I was a twenty-five year old know-it-all at the time.
George was my boss. A big guy. He smoked like a locomotive. One cigarette after another. Winstons, Kools, Camels, Chesterfields, it didn’t matter, as long as he could keep one burning.
He carried a nickle-plated Zippo lighter.
He cursed like an old sailor. He taught me words I never imagined I would use.
George flew B-17 bombers during the Big War. He still had the big green sunglasses. Three years in England.
He started working in the oilfield after the war. I think the only pair of shoes he had were steel-toe lace up boots. Never saw him wearing anything else. And gray coveralls
He was as rough and tough as they come.
“Be here before seven every morning.” was one of the first things he told me. And, I never got to work before he did. George was always at work. I stayed late, because George was still working.
And, he always stayed later.
Pat was George’s boss. He said “Stay close to George. He’ll teach you what you need to know and then some.”
There was so much to learn.
Come to find out, George grew up a rich kid.
No, not just well off, but seriously rich. Like a mansion in the Garden District of New Orleans. He showed me the house one day, bigger than a small castle.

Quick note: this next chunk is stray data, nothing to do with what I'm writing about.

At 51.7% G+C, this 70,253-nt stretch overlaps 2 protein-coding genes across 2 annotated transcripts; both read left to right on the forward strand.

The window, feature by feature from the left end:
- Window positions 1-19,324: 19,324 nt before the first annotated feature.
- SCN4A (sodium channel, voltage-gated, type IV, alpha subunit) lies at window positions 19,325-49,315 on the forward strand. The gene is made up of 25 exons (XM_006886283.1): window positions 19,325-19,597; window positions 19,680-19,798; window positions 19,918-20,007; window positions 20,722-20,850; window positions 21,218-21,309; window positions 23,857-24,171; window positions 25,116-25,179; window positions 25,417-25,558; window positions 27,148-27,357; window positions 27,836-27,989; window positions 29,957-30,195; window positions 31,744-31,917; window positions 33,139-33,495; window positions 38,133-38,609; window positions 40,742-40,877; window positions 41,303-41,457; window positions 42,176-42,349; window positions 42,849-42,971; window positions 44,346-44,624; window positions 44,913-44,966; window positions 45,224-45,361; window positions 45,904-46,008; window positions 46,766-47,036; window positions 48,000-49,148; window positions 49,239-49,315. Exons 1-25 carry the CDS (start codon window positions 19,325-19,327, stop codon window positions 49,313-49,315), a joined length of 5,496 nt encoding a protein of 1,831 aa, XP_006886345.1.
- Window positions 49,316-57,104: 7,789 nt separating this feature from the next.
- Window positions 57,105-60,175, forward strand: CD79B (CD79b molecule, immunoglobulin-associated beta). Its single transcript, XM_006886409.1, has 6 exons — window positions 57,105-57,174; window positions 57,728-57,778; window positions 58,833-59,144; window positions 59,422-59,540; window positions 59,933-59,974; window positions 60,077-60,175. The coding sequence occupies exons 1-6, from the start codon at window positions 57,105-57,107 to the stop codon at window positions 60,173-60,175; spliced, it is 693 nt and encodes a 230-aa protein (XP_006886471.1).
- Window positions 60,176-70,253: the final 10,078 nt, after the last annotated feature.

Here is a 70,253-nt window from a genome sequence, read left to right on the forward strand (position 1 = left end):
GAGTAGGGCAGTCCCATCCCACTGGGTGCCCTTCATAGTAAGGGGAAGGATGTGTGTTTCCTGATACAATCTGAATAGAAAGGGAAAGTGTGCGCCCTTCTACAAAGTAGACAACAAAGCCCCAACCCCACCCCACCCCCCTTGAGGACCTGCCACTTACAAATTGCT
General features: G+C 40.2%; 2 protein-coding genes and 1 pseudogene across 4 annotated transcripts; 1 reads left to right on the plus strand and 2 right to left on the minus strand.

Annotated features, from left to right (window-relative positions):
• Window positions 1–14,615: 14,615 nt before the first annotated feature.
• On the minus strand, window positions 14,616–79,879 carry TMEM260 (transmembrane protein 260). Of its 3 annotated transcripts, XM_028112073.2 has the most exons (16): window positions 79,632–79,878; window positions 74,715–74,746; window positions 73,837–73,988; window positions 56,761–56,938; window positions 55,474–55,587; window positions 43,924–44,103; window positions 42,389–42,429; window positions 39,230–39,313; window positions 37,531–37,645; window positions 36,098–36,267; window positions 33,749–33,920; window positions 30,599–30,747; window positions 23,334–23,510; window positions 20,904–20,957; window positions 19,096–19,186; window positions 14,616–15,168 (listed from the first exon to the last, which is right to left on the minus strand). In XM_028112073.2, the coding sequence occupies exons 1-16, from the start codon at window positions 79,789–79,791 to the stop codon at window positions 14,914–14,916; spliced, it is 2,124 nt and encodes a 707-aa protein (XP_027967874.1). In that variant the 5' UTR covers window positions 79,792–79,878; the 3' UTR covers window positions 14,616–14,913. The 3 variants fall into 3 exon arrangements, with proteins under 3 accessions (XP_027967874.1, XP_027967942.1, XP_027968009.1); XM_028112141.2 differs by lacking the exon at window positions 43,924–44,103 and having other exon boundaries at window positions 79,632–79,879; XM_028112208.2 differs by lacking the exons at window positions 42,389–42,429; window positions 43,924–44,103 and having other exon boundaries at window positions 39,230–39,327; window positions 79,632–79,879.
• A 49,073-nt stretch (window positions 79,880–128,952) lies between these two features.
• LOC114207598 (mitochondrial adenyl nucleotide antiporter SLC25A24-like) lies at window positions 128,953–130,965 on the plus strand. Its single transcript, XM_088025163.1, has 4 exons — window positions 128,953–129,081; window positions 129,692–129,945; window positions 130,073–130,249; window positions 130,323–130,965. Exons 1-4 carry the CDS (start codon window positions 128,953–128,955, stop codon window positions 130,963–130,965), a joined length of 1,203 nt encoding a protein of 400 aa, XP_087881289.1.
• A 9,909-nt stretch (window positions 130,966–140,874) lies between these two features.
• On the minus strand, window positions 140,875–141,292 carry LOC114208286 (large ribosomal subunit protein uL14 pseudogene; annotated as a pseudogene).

George was the kind of rich we only dream about. Rich like a chauffeur who took him to school every morning in a big long car. Rich like a real live butler, who worked downstairs and lived in a little cottage out back. And, rich like a private school before private schools were popular.
Yes, they had several maids around the house.
That kind of rich.
George’s Dad owned a shipyard. He built ships and made boatloads of money. He lost it all in 1929. He was one of those men who killed himself after the crash. George had to hitchhike home that day. The chauffeur had already left.
George spent most of his adult life working as an offshore crane operator. He worked for “the man”, making regular hours and the overtime.
I knew it all, but I didn’t know very much.
George had a wife, but he couldn’t keep her. Had a son too. He had just returned from Viet Nam when I met him. Today they’d say he had PTSD. George just shook his head and said “Drugs. They’re are gonna kill him.” And, they did.
For two years, George taught me something new each day. He’d get mad enough to push a cloud when I didn’t learn fast enough. He taught me to not make mistakes. He made me responsible for things I didn’t even care about.
Working with George taught me a whole lot about life. Pat was right, George had a lot to teach and I had a lot to learn.
I didn’t know much at all.
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